Pong Krai Watershed Forest in Chiang Mai province, where the locals help officials in protecting the forest against the loss. Photo: Bangkok Tribune

Tropical primary forest loss worsens despite global commitment to halt deforestation

The forest loss is equivalent to the loss of 11 football fields per minute with Brazil and Congo taking a lead

New data released late last month by the University of Maryland and the World Resources Institute (WRI) showed that the tropics lost 10% more primary rainforest in 2022 than in 2021. The loss totalled 4.1 million hectares, compared to 3.75 million ha recorded in 2021. This is equivalent to losing 11 football fields of forest per minute, the WRI’s analysts said. All this loss, they added, produced 2.7 gigatonnes (Gt) of carbon dioxide emissions, equivalent to India’s annual fossil fuel emissions.

The tropics was the scientists’ focus because it is where more than 96% of deforestation, or human-caused, permanent removal of forest cover occurs. Its tropical forests are especially important for biodiversity, carbon storage and regulating regional and local climate effects.

The analysts noted that the increased forest loss comes in the first year after heads of 145 countries vowed in the Glasgow Leaders’ Declaration on Forests and Land Use to halt and reverse forest loss by the end of the decade, recognizing the important role of forests in combating climate change and biodiversity loss. 

“Instead of consistent declines in primary forest loss to meet that goal, the trend is moving in the wrong direction. Indeed, humanity is not on track to meet major forest-related commitments,” the analysts at WRI noted.

Credit: WRI

Last year, the UN Food and Agriculture Organization (FAO) also launched its assessment showing the deforestation trend in the tropics over the 20 years or so, from 2000-2018 and found that tropical rainforests were still under threat despite the fact that the deforestation rate slowed down significantly, from 10.1 million ha per year in 2000-2010 to seven million ha per year in 2010-2018.

The loss of tropical forests accounted for more than 90 per cent of the global deforestation from 2000 to 2018 or 157 million hectares (around 981 million rai)_roughly the size of Western Europe, the organisation noted. (Read: Tropical rainforests still under greatest threat despite slowing deforestation rate)

The 2022 most primary forest loss was identified in two countries with the most tropical forest, Brazil and the Democratic Republic of the Congo, and the trend rapidly increased in other nations like Ghana and Bolivia. Meanwhile, Indonesia and Malaysia have managed to keep rates of primary forest loss near record-low levels.

Credit: WRI

The analysts noted that Indonesia has reduced its primary forest loss more than any other country in recent years. They said government policies and corrective actions have contributed to this reduction, in line with reaching Indonesia’s target of Net Sink (meaning negative CO2 emissions) from the forestry and other land use sectors by 2030.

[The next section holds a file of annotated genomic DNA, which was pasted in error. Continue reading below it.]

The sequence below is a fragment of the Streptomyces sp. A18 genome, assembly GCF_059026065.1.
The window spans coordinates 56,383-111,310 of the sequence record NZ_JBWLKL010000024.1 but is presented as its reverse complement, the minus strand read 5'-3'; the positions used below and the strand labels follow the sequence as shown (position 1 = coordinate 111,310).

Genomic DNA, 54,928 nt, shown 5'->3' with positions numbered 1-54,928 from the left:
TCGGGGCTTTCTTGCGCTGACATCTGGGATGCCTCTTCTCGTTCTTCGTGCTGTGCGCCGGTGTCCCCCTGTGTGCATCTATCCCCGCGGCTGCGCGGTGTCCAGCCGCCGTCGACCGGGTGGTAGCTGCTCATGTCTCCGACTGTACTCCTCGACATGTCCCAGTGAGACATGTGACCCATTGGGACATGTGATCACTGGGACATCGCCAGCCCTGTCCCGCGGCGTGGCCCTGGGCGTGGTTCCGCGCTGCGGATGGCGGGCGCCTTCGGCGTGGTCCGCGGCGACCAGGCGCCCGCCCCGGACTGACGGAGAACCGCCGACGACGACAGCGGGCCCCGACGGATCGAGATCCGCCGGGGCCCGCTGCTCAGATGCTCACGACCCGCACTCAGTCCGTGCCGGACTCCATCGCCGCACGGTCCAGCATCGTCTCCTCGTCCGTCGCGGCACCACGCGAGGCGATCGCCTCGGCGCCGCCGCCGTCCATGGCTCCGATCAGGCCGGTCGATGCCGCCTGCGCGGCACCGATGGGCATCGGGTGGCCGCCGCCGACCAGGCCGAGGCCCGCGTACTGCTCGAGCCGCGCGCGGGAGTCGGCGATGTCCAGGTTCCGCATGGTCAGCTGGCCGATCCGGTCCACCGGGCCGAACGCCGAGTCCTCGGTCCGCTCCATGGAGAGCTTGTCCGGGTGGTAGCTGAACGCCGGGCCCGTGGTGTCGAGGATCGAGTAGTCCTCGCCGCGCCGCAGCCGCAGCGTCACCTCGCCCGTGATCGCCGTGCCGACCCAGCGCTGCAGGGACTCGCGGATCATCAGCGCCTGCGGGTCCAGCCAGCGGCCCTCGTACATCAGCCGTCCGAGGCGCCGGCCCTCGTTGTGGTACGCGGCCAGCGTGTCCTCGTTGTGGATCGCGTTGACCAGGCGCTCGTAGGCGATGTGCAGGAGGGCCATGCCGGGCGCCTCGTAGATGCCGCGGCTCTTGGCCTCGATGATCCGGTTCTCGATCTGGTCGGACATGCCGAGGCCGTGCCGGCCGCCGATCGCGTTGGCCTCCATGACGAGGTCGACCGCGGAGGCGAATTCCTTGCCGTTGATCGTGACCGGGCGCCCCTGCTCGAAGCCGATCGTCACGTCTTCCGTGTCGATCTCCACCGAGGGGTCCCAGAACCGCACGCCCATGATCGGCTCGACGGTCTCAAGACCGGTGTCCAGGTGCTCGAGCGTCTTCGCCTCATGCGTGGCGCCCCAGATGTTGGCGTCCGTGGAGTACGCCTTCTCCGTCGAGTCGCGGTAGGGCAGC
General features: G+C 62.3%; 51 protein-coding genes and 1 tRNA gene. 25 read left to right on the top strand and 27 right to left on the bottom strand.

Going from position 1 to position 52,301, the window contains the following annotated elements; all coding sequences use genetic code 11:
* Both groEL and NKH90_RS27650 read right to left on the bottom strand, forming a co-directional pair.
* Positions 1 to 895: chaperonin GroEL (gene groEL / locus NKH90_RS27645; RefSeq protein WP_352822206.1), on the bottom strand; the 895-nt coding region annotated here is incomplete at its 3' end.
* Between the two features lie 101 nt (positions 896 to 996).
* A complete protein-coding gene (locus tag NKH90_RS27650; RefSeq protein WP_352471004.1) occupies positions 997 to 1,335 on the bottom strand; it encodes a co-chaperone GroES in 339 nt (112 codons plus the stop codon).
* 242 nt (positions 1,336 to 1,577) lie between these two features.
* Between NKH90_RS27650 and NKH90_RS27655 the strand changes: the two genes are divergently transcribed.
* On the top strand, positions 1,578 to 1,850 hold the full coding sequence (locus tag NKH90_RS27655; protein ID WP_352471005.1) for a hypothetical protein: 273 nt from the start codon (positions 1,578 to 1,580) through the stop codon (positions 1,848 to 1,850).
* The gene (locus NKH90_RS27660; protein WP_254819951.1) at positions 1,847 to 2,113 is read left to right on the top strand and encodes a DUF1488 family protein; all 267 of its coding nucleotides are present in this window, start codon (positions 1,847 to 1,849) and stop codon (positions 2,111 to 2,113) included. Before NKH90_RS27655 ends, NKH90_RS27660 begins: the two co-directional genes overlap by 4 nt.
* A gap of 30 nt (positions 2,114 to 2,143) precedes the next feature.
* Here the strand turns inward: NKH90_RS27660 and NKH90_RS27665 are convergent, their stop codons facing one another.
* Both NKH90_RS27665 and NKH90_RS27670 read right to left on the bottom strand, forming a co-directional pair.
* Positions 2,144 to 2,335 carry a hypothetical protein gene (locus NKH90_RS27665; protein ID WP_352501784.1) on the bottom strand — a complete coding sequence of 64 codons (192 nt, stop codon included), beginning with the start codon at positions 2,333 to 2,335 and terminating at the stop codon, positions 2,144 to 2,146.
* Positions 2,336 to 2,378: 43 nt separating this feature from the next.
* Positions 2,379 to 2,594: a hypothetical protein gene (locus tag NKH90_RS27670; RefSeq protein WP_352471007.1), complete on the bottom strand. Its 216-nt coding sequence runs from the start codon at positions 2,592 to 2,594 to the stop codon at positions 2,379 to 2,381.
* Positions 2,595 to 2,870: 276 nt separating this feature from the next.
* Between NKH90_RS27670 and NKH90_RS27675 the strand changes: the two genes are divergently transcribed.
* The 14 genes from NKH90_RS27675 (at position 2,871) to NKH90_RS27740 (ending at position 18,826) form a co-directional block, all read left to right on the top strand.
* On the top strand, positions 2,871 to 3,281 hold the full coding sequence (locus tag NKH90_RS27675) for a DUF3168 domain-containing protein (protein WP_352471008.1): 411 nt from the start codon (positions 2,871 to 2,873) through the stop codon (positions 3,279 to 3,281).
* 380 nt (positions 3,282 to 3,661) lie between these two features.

Increased fire prevention and monitoring efforts, termination of granting new licenses on primary forest and peatland (moratorium), law enforcement, and a renewed commitment not only to protect and restore peatlands but also to rehabilitate mangroves have led to fewer fires and less primary forest loss, they added.

Relatively wet conditions and cloud-seeding efforts from the government and private sector may have helped with fire suppression in Indonesia. On-the-ground community efforts to suppress fire have also contributed. In addition, mandatory and voluntary corporate commitments also appear to be working.

In Malaysia, at the same time, primary forest loss remained low in 2022 and has levelled off in recent years., according to the WRI’s analysts. Corporate and government action also appears to be contributing.

No Deforestation, No Peat and No Exploitation (NDPE) commitments now cover the majority of the palm oil sector and in 2018, the Roundtable on Sustainable Palm Oil (RSPO) strengthened its certification requirements. In addition, the Malaysia Sustainable Palm Oil (MSPO) Board was formed in 2015 to certify sustainably grown palm oil. In 2017, the government of Malaysia mandated MSPO certification starting in 2020. 

Positive government action has continued in more recent years, with a plantation area cap established in 2019 through 2023, and new forestry laws enacted in 2022 to stiffen penalties for illegal logging, the analysts said.

“While recent years have seen new international ambition and the recognition of the urgent need to end deforestation, the lack of progress in slowing forest loss in the tropics underscores the need to move beyond political commitments to action. 

“While some countries have shown promising results to reduce forest loss, such as Indonesia and Malaysia, others have seen continued activities and policies that are causing acceleration of deforestation in critical areas,” said the analysts.

Source: WRI

Read the full report at Forest Pulse: The Latest on the World’s Forests

Also read: Why Tropical Forests Are Being Lost, and How to Protect Them